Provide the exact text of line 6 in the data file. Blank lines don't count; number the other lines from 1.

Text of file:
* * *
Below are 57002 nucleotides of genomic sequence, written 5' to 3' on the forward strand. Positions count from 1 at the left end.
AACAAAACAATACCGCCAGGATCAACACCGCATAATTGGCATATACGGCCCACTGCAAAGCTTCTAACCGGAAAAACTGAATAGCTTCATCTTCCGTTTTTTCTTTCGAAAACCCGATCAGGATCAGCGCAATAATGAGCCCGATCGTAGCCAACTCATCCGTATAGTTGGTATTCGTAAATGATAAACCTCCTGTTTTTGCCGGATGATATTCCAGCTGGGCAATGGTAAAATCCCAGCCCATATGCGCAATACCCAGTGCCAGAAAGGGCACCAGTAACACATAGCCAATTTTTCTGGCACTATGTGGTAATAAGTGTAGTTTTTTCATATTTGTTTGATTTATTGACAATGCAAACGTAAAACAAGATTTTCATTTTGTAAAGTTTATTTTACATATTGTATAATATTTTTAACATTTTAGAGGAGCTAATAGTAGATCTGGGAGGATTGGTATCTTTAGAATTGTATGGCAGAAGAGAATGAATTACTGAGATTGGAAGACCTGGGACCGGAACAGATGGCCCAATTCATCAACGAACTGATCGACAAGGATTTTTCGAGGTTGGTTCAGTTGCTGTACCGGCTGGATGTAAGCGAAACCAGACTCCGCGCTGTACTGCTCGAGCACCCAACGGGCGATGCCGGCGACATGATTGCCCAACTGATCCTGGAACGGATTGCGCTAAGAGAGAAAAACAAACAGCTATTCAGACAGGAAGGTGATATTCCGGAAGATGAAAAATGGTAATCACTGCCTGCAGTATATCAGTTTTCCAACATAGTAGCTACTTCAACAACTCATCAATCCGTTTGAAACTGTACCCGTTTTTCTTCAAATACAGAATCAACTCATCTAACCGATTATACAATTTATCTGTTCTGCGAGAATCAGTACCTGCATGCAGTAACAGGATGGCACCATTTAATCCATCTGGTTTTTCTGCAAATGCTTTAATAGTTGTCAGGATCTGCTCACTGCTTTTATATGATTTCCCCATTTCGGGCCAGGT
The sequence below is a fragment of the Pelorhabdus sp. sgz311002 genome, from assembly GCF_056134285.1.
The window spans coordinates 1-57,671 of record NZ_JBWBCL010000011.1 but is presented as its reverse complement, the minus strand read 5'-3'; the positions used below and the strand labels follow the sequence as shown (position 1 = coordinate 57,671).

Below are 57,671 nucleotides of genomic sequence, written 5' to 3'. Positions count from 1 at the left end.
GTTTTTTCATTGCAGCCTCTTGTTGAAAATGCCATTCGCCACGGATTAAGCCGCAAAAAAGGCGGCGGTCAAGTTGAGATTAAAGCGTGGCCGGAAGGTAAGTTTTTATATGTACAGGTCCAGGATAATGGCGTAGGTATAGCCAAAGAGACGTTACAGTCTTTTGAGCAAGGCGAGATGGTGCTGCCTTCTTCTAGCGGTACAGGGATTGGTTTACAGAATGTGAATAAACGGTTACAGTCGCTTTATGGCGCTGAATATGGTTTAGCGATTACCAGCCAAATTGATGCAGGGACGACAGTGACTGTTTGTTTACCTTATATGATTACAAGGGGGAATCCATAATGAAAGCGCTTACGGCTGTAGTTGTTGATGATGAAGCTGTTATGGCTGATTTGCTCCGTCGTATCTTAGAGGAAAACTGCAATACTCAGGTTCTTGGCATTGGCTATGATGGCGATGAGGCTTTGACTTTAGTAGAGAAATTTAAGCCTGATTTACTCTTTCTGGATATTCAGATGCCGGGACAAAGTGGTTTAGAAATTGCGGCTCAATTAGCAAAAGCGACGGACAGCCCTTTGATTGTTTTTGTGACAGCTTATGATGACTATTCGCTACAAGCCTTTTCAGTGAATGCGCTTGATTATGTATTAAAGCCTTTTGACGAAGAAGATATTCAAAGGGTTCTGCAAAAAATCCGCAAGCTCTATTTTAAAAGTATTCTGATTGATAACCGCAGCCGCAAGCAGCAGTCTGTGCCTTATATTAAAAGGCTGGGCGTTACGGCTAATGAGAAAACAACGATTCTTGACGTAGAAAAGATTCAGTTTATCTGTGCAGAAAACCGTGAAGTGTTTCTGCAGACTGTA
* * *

GTTTTTTCATTGCAGCCTCTTGTTGAAAATGCCATTCGCCACGGATTAAGCCGCAAAAAAGGCGGCGGTCAAGTTGAGATTAAAGCGTGGCCGGAAGGTAAGTTTTTATATGTACAGGTCCAGGATAATGGCGTAGGTATAGCCAAAGAGACGTTACAGTCTTTTGAGCAAGGCGAGATGGTGCTGCCTTCTTCTAGCGGTACAGGGATTGGTTTACAGAATGTGAATAAACGGTTACAGTCGCTTTATGGCGCTGAATATGGTTTAGCGATTACCAGCCAAATTGATGCAGGGACGACAGTGACTGTTTGTTTACCTTATATGATTACAAGGGGGAATCCATAATGAAAGCGCTTACGGCTGTAGTTGTTGATGATGAAGCTGTTATGGCTGATTTGCTCCGTCGTATCTTAGAGGAAAACTGCAATACTCAGGTTCTTGGCATTGGCTATGATGGCGATGAGGCTTTGACTTTAGTAGAGAAATTTAAGCCTGATTTACTCTTTCTGGATATTCAGATGCCGGGACAAAGTGGTTTAGAAATTGCGGCTCAATTAGCAAAAGCGACGGACAGCCCTTTGATTGTTTTTGTGACAGCTTATGATGACTATTCGCTACAAGCCTTTTCAGTGAATGCGCTTGATTATGTATTAAAGCCTTTTGACGAAGAAGATATTCAAAGGGTTCTGCAAAAAATCCGCAAGCTCTATTTTAAAAGTATTCTGATTGATAACCGCAGCCGCAAGCAGCAGTCTGTGCCTTATATTAAAAGGCTGGGCGTTACGGCTAATGAGAAAACAACGATTCTTGACGTAGAAAAGATTCAGTTTATCTGTGCAGAAAACCGTGAAGTGTTTCTGCAGACTGTA